Finally, your dog’s palate might just be…bored! No one wants to eat the same thing every single day, even if it’s your favorite dish. Try mixing things up with various wet food flavors or toppers to jazz up their bowl.

Should You Try a New Option for Your Dog?

Not all dog food recipes are created equal! If you’ve asked yourself, “why is my dog not eating?” one too many times, it could be time to change their food entirely.

At Jinx, our goal was to create recipes that were both nutritious for the modern dog (vs. for wolves) and palatable (aka tasty). During an independent extended feeding study, 9 out of 10 dogs preferred the taste of Jinx to the leading kibble brands. If you want to treat your dog to a taste test, try any of our Kibble Samplers or curated bundles.

Just remember that if you change your dog’s food you should introduce it gradually so you don’t upset their stomach.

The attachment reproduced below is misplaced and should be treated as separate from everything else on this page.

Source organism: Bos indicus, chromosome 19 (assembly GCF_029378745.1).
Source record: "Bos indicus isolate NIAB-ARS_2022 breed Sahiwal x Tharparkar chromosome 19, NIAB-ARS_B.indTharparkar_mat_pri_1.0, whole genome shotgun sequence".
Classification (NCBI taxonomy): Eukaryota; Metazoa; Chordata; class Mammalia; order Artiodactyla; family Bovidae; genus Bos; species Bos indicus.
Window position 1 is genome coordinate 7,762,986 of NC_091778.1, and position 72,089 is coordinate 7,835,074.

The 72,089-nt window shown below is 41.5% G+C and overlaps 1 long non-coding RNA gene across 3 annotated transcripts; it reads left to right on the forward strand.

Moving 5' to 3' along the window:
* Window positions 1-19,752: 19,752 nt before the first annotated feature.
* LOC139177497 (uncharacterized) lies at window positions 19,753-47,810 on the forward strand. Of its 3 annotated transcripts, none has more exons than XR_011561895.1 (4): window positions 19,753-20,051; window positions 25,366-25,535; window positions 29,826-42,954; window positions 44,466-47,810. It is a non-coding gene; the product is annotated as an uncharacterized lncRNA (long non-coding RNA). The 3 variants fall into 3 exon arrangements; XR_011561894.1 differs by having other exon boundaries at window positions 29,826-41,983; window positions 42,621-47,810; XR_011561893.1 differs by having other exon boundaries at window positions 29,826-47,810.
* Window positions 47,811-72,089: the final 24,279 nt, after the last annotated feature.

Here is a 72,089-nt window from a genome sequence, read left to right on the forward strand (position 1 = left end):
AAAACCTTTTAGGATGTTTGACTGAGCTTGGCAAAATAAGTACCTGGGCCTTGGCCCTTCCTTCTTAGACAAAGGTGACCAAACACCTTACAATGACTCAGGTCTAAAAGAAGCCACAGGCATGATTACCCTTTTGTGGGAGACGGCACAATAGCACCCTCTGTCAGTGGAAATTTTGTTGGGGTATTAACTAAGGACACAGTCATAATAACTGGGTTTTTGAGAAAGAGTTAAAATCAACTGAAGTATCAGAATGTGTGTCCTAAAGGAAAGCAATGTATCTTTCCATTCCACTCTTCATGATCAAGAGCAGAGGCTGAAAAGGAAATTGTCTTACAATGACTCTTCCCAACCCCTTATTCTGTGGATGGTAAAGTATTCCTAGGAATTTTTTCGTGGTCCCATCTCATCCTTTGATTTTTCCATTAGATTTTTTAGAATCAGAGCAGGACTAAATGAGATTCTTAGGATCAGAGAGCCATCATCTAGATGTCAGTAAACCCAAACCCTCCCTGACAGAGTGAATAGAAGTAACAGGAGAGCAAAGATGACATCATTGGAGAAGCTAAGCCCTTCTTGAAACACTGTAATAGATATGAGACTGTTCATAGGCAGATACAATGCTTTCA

A Few More Things You Can Try…

When it comes down to it, some dogs are simply picky with what they eat. On top of choosing highly palatable, nutritious food (we’ll just leave this link here), you can also try adding a splash of warm water on top of their kibble to bring out the aromas and soften up the dry food. If you also feed wet food, you can warm it up before adding it to their dry food.

You can also find dog food recipes and curated packs geared toward picky eaters.


Lastly, whenever your dog eats their food, praise them! It’ll reinforce their positive behavior and encourage them to eat future meals.

When to Talk to Your Vet

Sometimes, a dog not eating food or drinking water is a sign of something more serious. If your pup has experienced any of the thing below, take them to your vet ASAP:

  • Hasn’t eaten in 24 hours and is sick/has diarrhea
  • Hasn’t drank water
  • Sudden weight loss
  • Unusual low energy
  • Showing signs of dental pain or bleeding